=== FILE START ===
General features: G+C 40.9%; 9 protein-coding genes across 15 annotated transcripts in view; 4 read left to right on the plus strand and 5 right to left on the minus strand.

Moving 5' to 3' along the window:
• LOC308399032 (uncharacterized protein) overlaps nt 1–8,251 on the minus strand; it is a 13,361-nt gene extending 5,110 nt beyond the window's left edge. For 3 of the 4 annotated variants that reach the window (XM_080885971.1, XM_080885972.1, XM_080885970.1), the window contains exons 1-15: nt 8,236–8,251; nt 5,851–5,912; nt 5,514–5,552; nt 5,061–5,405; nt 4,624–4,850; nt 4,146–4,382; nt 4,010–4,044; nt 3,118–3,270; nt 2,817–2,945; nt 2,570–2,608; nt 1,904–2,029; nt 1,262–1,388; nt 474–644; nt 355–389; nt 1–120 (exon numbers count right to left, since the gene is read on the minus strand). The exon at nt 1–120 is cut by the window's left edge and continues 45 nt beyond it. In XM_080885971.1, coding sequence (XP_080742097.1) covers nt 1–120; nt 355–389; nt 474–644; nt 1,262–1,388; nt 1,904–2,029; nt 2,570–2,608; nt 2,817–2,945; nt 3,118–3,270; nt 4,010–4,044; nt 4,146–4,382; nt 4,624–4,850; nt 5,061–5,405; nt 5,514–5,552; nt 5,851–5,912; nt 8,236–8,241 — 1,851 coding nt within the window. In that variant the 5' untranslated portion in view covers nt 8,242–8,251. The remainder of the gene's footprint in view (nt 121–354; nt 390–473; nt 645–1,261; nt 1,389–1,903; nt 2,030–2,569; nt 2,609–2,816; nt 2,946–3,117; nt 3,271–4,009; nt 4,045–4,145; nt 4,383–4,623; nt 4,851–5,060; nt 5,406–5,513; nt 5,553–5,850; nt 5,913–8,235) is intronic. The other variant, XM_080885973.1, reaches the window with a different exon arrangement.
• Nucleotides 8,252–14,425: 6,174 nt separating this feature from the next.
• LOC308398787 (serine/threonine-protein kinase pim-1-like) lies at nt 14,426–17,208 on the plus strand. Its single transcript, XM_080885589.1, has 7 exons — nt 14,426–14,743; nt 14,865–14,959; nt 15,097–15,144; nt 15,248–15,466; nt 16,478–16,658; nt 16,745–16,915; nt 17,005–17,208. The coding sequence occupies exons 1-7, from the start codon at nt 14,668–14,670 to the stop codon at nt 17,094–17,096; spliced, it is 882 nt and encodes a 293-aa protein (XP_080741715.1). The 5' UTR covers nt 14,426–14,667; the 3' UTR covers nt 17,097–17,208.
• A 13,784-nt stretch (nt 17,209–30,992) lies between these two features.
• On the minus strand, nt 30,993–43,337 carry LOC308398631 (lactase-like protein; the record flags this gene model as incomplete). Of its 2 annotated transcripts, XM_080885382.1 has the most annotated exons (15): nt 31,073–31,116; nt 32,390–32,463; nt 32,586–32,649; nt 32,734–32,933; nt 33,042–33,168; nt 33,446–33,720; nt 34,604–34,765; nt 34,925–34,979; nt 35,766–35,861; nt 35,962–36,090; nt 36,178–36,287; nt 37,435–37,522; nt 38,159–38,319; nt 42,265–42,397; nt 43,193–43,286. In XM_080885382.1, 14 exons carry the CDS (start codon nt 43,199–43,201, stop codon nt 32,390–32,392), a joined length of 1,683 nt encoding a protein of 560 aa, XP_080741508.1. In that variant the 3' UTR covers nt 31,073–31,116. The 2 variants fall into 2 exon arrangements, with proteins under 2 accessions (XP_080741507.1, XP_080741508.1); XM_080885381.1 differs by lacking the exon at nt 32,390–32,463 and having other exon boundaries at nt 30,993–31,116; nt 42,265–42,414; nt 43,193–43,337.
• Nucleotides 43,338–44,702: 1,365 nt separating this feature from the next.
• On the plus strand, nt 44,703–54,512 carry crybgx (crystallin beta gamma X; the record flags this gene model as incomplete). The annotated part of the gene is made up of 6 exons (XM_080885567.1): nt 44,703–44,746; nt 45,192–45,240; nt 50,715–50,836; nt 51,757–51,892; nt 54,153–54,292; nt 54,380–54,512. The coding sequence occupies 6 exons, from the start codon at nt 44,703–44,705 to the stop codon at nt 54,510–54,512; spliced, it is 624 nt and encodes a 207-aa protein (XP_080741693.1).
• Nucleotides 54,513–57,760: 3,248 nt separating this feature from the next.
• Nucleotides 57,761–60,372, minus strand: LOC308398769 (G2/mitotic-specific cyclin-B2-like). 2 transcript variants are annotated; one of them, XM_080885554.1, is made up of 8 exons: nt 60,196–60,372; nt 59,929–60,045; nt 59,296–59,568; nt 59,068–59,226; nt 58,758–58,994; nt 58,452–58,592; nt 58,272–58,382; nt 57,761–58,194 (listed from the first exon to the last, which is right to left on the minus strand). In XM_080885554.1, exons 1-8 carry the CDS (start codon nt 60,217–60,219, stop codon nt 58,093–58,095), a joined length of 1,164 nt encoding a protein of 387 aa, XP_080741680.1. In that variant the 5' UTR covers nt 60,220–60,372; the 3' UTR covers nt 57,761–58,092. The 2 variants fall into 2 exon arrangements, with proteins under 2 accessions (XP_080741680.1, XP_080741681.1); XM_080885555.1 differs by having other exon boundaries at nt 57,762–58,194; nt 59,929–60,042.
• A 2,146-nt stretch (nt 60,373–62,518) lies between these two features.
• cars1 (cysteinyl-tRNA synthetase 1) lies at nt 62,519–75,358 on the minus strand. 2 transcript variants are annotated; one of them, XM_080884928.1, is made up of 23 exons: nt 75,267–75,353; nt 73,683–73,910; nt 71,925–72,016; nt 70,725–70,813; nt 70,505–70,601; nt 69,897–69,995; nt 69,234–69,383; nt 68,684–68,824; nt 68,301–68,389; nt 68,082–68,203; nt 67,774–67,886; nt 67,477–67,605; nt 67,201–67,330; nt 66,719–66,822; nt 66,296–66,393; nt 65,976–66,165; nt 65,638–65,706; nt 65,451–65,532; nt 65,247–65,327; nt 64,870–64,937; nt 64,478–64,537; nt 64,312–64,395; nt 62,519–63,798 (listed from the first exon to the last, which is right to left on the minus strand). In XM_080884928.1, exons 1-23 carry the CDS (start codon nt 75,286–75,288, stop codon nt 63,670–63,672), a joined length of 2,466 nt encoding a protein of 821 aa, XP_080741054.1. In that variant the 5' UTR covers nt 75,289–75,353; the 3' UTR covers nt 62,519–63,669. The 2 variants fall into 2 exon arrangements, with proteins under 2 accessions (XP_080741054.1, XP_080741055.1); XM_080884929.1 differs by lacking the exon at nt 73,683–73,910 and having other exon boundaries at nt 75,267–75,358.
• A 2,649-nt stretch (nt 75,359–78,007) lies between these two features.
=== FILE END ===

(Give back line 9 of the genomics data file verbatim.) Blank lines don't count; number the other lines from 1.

• On the plus strand, nt 44,703–54,512 carry crybgx (crystallin beta gamma X; the record flags this gene model as incomplete). The annotated part of the gene is made up of 6 exons (XM_080885567.1): nt 44,703–44,746; nt 45,192–45,240; nt 50,715–50,836; nt 51,757–51,892; nt 54,153–54,292; nt 54,380–54,512. The coding sequence occupies 6 exons, from the start codon at nt 44,703–44,705 to the stop codon at nt 54,510–54,512; spliced, it is 624 nt and encodes a 207-aa protein (XP_080741693.1).